The past month has been a busy time for many high school seniors across the nation.
Parents have been cramming in last-minute college visits for their children and combing over financial aid packages. Students have been trying to decide which college feels right. With the May first college decision deadline arriving, Hi's Eye has decided to investigate the current trends in higher-level education.
The new normal
The simple fact is that the college landscape of today is dramatically different from that of past generations. Today, students are applying to greater number of collegiate institutions than their parents.
Recent interviews with 63 current WHS seniors have shown that the average number of colleges students are applying to is 10.69 for males and 7.42 for females. According to Guidance Counselor Mr. Ryan McGarrigan the new average has increased to 8-10.
And these statistics are not abnormal. According to the National Association for College Admission Counseling, only 9 percent of students applied to seven or more colleges in 1990. By 2011, the number of students who applied to seven of more colleges had increased to 29 percent. Additionally, Naviance, “a college and career readiness platform” stated that for the class of 2014, 16.5 percent of seniors using their system planned to apply to 11 to 20 colleges.
A number of factors have contributed to this rise in applications.
WHS senior Valeria Bouchoueva, who applied to 19 colleges, said her reason for such a high volume of applications was that “[she] didn’t know what [she] wanted then so [she] wanted to keep [her] options very open”.
Besides applying to many schools in order to have more options, students are also applying to more schools because the college admission process is more competitive now than ever before. And many believe that they will have a better chance of gaining admittance to a highly regarded institution if they apply to more of them. McGarrigan said, “I think it [the rise in college applications] is driven by panic.”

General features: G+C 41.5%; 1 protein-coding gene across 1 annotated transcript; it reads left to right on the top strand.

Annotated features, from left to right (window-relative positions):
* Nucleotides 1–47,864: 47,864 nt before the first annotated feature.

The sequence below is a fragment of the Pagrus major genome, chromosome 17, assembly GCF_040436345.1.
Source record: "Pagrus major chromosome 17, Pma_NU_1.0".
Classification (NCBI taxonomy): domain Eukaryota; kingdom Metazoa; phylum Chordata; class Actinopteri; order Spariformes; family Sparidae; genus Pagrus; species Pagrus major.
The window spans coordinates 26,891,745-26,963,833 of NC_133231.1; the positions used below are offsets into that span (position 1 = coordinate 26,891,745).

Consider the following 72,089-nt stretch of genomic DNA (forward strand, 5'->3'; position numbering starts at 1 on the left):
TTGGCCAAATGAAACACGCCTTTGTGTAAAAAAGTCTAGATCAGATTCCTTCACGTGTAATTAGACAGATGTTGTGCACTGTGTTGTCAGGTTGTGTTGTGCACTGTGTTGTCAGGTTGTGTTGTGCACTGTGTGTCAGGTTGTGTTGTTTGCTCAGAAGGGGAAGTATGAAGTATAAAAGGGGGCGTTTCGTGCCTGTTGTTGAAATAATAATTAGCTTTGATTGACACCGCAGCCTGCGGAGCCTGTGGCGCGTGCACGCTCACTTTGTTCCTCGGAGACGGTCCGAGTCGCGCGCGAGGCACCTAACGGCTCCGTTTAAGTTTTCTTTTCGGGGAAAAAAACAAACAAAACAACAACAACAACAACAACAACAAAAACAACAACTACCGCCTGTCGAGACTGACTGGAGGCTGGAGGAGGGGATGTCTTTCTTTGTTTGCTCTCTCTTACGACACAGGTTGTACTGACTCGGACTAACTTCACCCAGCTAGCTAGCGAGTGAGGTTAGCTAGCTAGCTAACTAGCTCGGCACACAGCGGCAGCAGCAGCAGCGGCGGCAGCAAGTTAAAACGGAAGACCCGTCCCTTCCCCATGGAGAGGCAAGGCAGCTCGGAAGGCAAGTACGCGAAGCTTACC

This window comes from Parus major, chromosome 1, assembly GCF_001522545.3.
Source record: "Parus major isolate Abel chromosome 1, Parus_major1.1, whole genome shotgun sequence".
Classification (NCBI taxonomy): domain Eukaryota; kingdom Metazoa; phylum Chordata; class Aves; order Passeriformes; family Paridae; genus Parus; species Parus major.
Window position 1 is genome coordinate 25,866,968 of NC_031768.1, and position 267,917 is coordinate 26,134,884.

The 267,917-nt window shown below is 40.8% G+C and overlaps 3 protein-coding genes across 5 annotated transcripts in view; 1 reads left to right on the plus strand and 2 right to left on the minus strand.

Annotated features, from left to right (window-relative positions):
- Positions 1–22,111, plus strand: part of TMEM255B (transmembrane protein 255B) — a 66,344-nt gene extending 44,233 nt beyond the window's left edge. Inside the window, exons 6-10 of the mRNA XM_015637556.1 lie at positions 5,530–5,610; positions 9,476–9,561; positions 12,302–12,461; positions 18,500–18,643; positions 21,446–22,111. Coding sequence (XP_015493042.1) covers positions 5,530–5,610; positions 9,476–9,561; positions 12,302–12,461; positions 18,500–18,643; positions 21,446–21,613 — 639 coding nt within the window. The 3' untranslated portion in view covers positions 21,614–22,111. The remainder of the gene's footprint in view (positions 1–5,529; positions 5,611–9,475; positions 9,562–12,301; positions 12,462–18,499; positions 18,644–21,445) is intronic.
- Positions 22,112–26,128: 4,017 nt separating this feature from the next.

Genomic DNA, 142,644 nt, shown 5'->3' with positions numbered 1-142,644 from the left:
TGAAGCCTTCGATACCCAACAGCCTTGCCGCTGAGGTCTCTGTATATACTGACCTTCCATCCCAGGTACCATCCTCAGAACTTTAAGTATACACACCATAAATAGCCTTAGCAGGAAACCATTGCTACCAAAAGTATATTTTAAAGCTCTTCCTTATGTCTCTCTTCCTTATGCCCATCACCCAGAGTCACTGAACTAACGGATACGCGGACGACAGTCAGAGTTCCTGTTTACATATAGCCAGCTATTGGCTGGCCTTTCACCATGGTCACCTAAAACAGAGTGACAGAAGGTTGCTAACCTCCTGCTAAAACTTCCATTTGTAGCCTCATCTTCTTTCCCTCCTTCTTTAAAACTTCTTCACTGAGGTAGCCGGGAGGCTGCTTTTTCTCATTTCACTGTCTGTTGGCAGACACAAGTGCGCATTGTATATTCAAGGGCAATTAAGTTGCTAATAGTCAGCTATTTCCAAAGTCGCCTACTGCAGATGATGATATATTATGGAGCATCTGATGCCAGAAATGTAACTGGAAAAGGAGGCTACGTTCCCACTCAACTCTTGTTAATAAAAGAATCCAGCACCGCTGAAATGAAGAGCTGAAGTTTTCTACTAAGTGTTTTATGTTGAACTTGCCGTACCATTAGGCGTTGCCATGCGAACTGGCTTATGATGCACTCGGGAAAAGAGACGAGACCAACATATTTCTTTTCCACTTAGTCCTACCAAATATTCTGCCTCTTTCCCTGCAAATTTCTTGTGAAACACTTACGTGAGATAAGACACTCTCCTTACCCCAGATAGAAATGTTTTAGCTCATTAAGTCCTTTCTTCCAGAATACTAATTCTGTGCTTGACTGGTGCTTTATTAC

In past generations, fewer students considered college an option. According to The National Center for Education Statistics, the undergraduate enrollment in degree-granting postsecondary institutions has increased 48 percent from 1990, when total undergraduate enrollment was 12 million students, to 2012, when total undergraduate enrollment was 17.7 million students. The National Center of Education Statistics estimates that this trend will continue, projecting undergraduate enrollment to increase to 20.2 million by 2023.
Also, more international students are coming to the U.S. for a college degree, which is further increasing the competitiveness of the applicant pool. At Emory University, for example, international first-year enrollment has increased 14 percent in the last 17 years. And the entering class consists of approximately 18 percent international students.
For the most part, colleges are seeing their rates of admission steadily decline. According to thecrimson.com, Harvard’s acceptance rate is at a record low of 5.3 percent with 34,295 total applicants. This is a significant decline as the acceptance rate for the class of 1969 was 20 percent with only 6,700 applicants.
Consolidated college process
The college application has also been streamlined with the addition of the Common Application, which was founded 35 years ago. This standardized, first-year college application form has consolidated the application process, making it easier than ever for students to apply to college. This non-profit membership organization is “committed to providing reliable services that promote equity, access and integrity in the college application process”.
With more than 500 public and private colleges members of the Common Application, its more than 1 million users are able to more easily apply to any of the member schools. Many of the colleges don’t require supplemental essays and for those which do include essays that are often very similar to other institutions’ supplements. As a result, it is very easy for students to apply to extra schools, which they probably wouldn’t have, with as little effort as the click of a button.
Breaking with the trend
While the trend of submitting more and more college applications is clearly on the rise, there are still students that apply to only one or two colleges. WHS senior and varsity basketball player Jackie Knapp only applied to one school because she wanted to continue her basketball career at Tufts University. College athletes apply early decision when they have been recruited by a college coach. Knapp said, “I had a verbal commitment to the coach that I would apply to only one school.”
Students that have a clear idea of what they want from their undergraduate experience early on also tend to apply to fewer colleges. WHS senior Leah Iosif said, “ I knew exactly what I wanted. I wanted to go [to Rutgers University,] and I’ve known for years. So there wasn't a point in applying anywhere else.”
With students applying to more colleges each year, some worry about the negative impact on students. If students apply to many reach schools, they should be be aware of the odds. McGarrigan said, “I think they should go in knowing they are reaches and knowing to have a balance of schools to apply to.”